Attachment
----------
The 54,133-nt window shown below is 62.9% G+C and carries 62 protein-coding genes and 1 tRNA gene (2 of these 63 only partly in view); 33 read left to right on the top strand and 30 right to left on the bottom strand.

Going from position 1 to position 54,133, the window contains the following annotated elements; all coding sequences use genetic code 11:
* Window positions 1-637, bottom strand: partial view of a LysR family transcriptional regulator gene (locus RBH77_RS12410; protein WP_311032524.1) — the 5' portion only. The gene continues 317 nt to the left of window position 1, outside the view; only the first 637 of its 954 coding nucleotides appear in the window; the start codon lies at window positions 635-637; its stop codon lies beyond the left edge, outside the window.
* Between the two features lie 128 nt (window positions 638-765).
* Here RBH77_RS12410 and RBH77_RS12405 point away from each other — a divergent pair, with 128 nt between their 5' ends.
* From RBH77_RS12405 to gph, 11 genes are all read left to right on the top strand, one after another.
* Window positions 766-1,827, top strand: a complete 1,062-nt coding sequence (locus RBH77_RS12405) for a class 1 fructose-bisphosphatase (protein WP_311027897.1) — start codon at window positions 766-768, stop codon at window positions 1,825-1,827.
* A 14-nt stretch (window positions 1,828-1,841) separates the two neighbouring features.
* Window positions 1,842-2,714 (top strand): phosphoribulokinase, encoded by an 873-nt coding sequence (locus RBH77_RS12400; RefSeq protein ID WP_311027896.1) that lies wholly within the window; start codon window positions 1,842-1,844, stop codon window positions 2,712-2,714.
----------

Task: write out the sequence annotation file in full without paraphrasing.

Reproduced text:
The 54,133-nt window shown below is 62.9% G+C and carries 62 protein-coding genes and 1 tRNA gene (2 of these 63 only partly in view); 33 read left to right on the top strand and 30 right to left on the bottom strand.

Going from position 1 to position 54,133, the window contains the following annotated elements; all coding sequences use genetic code 11:
* Window positions 1-637, bottom strand: partial view of a LysR family transcriptional regulator gene (locus RBH77_RS12410; protein WP_311032524.1) — the 5' portion only. The gene continues 317 nt to the left of window position 1, outside the view; only the first 637 of its 954 coding nucleotides appear in the window; the start codon lies at window positions 635-637; its stop codon lies beyond the left edge, outside the window.
* Between the two features lie 128 nt (window positions 638-765).
* Here RBH77_RS12410 and RBH77_RS12405 point away from each other — a divergent pair, with 128 nt between their 5' ends.
* From RBH77_RS12405 to gph, 11 genes are all read left to right on the top strand, one after another.
* Window positions 766-1,827, top strand: a complete 1,062-nt coding sequence (locus RBH77_RS12405) for a class 1 fructose-bisphosphatase (protein WP_311027897.1) — start codon at window positions 766-768, stop codon at window positions 1,825-1,827.
* A 14-nt stretch (window positions 1,828-1,841) separates the two neighbouring features.
* Window positions 1,842-2,714 (top strand): phosphoribulokinase, encoded by an 873-nt coding sequence (locus RBH77_RS12400; RefSeq protein ID WP_311027896.1) that lies wholly within the window; start codon window positions 1,842-1,844, stop codon window positions 2,712-2,714.